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The Black Orchid

The Black Orchid(1959)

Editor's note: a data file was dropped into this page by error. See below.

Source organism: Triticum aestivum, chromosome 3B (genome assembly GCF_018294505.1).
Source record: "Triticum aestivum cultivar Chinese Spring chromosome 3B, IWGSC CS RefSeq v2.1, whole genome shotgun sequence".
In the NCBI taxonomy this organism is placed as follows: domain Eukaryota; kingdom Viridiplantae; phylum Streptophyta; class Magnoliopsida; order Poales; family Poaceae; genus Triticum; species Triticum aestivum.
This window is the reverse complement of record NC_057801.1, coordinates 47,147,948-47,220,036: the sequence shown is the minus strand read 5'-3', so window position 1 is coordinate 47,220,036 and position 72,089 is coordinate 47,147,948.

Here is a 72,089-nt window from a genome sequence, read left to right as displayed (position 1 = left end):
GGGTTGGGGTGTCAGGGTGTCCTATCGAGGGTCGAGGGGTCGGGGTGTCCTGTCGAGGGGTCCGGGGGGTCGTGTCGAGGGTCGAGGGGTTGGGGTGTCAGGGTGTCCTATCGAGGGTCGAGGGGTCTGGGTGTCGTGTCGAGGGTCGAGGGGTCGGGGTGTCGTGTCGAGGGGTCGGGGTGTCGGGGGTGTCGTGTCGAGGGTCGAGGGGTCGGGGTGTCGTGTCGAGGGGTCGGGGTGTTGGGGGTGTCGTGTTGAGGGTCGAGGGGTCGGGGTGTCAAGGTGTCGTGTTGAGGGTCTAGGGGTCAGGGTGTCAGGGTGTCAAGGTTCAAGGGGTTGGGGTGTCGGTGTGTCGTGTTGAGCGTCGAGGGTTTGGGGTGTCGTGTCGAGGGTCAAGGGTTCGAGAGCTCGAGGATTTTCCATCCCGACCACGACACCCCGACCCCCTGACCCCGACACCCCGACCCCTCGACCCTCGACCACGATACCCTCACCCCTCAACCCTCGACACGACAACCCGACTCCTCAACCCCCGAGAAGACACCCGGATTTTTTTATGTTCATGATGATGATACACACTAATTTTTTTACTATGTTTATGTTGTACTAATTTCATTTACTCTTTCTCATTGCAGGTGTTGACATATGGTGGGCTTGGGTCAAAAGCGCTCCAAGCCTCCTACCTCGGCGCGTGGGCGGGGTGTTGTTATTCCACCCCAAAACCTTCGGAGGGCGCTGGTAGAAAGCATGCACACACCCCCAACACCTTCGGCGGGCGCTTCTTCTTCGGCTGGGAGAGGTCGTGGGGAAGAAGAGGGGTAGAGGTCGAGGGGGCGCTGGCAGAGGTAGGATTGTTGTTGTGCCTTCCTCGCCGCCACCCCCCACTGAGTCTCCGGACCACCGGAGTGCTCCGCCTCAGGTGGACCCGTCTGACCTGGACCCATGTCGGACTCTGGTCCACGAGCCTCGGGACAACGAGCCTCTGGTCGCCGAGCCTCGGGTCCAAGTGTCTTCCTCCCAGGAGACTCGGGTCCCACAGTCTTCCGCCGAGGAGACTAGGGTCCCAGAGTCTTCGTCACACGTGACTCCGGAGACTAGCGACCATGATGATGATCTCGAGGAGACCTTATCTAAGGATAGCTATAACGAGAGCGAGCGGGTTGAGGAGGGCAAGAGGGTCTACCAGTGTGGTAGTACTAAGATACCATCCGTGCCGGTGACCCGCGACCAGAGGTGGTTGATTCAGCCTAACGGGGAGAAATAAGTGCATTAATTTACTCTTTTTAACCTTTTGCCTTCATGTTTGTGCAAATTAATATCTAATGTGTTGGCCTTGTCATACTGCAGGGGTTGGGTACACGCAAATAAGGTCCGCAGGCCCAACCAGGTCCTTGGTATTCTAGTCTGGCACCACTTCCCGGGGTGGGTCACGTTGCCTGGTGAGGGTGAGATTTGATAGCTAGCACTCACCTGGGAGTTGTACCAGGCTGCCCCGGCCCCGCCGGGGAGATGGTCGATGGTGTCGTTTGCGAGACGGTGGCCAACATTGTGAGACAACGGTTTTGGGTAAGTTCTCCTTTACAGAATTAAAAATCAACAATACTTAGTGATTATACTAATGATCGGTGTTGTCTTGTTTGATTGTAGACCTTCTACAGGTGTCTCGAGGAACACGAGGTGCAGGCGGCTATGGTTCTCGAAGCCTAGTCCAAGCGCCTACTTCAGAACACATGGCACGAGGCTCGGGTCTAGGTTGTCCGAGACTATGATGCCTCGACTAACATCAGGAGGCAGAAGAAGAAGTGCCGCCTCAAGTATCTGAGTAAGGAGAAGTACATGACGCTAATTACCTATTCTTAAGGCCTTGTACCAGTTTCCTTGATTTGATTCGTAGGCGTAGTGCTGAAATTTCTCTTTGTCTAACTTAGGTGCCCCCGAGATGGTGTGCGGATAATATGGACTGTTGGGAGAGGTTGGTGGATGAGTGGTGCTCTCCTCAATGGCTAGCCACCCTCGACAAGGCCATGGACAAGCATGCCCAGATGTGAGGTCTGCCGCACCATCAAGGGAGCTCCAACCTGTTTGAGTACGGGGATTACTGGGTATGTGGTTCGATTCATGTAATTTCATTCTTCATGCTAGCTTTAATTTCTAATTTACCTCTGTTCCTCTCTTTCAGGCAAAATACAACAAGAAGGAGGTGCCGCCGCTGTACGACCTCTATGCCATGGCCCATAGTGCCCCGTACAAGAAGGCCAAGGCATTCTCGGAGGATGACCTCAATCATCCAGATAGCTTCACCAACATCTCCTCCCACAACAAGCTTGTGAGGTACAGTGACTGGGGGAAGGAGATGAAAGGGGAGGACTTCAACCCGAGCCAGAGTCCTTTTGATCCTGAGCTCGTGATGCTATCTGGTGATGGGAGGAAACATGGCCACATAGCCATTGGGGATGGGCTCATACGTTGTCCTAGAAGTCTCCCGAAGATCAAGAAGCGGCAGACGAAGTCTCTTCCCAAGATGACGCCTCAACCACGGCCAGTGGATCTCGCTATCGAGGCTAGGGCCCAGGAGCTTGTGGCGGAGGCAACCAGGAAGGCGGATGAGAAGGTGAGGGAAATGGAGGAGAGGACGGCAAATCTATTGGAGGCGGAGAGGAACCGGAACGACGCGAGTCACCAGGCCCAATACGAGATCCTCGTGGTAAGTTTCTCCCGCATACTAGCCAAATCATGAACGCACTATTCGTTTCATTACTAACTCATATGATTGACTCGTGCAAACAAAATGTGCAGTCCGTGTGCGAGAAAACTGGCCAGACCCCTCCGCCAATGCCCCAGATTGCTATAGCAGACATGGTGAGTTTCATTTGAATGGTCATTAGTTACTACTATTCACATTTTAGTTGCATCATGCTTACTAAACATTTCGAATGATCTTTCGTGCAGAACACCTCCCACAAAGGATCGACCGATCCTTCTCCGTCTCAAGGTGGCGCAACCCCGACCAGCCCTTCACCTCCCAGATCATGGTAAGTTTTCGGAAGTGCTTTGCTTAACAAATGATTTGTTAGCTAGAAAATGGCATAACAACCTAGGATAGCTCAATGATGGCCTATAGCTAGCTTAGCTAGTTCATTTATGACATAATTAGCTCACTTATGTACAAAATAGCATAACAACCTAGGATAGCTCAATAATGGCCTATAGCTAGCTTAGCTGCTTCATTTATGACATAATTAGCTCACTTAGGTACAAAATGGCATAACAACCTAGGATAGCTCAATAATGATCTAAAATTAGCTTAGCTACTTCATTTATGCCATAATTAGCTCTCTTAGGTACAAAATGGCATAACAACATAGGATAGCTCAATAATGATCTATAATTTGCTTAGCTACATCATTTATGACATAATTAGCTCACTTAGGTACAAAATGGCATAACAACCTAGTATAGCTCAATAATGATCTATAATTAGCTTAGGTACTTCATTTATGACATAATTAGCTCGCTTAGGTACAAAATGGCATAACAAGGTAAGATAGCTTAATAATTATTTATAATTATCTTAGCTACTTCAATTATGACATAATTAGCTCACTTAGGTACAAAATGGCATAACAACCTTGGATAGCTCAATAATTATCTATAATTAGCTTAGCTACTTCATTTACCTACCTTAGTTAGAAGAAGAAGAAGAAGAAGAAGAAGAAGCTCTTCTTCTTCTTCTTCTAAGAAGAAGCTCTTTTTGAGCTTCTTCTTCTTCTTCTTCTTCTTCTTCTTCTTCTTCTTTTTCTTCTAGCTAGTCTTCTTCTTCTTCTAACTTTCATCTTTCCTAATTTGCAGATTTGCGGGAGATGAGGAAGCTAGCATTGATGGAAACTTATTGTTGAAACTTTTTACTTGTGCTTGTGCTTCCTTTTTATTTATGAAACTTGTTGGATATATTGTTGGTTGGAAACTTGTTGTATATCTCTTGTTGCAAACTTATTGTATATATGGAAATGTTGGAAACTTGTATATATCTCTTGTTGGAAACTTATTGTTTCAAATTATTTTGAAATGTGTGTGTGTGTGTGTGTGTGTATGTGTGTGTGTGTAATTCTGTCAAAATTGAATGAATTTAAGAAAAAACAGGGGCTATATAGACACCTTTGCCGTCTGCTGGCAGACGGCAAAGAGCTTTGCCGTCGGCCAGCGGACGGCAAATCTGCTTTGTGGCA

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After her husband Tony is murdered by gangsters for his role in a bank robbery, Rose Bianco, having emigrated from Italy to marry Tony, recalls their wedding day, when she danced gaily with him and told him about the beautiful house she wanted. Now widowed, Rose takes a job making imitation flowers to support herself. One evening, while wrapping flower stems at home, Rose is interrupted by her nosy neighbor, Giulia Gallo. Giulia invites Rose over to meet Frank Valente, a widowed family friend who has become enamored of Rose and comments that because of her mourning attire, she reminds him of black orchids. Distraught over her son Ralphie, who was caught robbing parking meters and placed in a state work farm, a bitter and withdrawn Rose rejects Giulia's invitation. Frank, whose daughter Mary is preparing to marry and move to Atlantic City, is undeterred and begins speaking to her as she works on her back porch, but Rose ignores him. Later that night, Frank brings her some food from Giulia and asks to accompany her when she goes to visit her son on Sunday. During Rose's visit to the work farm, an official named Harmon warns Rose that if Ralphie attempts to run away again, he will be sent to a reform school. While Frank waits outside, Ralphie makes Rose cry by saying that he hates the work farm and implying that she is responsible for his unhappy situation and his father's death. The following weekend, Frank takes Mary to a surprise wedding shower given by her friend Alma Gallo, after which he meets Rose for ice cream. Frank tells Rose that after Mary's birth, his wife became mentally ill, then later died. Next, he mentions that he would like to buy a little house near his business in Somerville and asks her to marry him. To his great surprise and joy, Rose accepts, but Mary, who is worried about her father marrying a gangster's widow, rushes home and confronts him, whereupon Frank assures Mary that nothing can threaten his love for Rose. At the work farm, Frank takes a walk with Ralphie and asks for his mother's hand in marriage. Ralphie is pleased at the news, and overjoyed upon learning that he will be allowed to live with the couple. Although Mary and her fiancé Noble have plans to live in Atlantic City, Mary insists that they move in with Frank, as she believes that it was his loneliness that drove him to seek out Rose. Exasperated, Noble sends Mary home, where she finds Frank and Rose kissing. In a fit of pique, Mary locks herself in her room for several days, just as her mother had done. Insisting that Frank stay with his daughter, Rose breaks off their engagement. Later, Rose learns that Ralphie has again escaped from the work farm. On Sunday, Frank goes to church to pray for Mary and Ralphie, while Mary decides to stay home to wait for Noble's call. During mass, Ralphie enters the church and is surprised to learn that Frank's problems, not Rose's, have ended their engagement. Meanwhile, Rose visits Mary and, admitting that her greed led to her husband's demise, begs her to allow Frank some happiness. Eventually, Mary relents and invites her to stay for coffee. Soon, they begin cooking breakfast, and when Frank enters the kitchen, he is thrilled to see them getting along. He informs Rose that he returned Ralphie to the state farm and talked Harmon out of sending him to reform school. When Noble enters, the two couples sit down to breakfast. Sometime later, Frank and Rose fetch Ralphie from the work farm, and the three set out for their new home.